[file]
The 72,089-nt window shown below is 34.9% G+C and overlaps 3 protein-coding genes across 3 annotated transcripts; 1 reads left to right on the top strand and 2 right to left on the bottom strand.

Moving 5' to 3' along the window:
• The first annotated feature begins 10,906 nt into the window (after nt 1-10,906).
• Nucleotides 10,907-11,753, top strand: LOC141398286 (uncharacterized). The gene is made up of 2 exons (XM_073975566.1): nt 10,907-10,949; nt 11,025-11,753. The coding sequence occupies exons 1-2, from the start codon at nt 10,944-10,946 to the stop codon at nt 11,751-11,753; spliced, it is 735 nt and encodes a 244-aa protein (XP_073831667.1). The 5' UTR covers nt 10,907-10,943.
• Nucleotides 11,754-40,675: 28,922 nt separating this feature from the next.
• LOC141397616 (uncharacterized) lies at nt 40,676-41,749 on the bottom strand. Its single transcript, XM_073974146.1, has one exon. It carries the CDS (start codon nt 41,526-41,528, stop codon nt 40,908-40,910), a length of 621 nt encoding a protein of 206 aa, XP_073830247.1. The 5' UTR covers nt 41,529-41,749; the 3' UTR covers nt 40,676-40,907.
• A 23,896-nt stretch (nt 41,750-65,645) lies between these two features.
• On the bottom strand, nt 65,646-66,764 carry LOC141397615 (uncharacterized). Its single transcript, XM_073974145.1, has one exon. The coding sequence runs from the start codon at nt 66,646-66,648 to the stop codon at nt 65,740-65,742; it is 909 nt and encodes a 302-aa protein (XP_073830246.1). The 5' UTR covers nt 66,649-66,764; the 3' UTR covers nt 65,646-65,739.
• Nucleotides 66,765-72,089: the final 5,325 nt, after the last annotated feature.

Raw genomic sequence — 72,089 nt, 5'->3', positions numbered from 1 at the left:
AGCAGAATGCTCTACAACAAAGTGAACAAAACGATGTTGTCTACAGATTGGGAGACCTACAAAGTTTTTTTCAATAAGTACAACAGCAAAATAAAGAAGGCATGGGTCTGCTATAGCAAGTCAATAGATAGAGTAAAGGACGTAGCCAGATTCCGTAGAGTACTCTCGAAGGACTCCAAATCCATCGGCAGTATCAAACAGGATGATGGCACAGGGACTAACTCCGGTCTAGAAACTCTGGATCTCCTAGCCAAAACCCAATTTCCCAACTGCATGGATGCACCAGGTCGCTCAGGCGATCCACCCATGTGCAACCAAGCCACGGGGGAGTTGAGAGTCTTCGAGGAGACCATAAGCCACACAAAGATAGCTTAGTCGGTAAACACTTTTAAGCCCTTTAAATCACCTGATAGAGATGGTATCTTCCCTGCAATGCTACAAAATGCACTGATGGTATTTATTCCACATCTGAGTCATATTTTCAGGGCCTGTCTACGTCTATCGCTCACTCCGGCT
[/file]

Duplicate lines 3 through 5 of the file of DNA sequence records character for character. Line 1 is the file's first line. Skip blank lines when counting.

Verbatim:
• The first annotated feature begins 10,906 nt into the window (after nt 1-10,906).
• Nucleotides 10,907-11,753, top strand: LOC141398286 (uncharacterized). The gene is made up of 2 exons (XM_073975566.1): nt 10,907-10,949; nt 11,025-11,753. The coding sequence occupies exons 1-2, from the start codon at nt 10,944-10,946 to the stop codon at nt 11,751-11,753; spliced, it is 735 nt and encodes a 244-aa protein (XP_073831667.1). The 5' UTR covers nt 10,907-10,943.
• Nucleotides 11,754-40,675: 28,922 nt separating this feature from the next.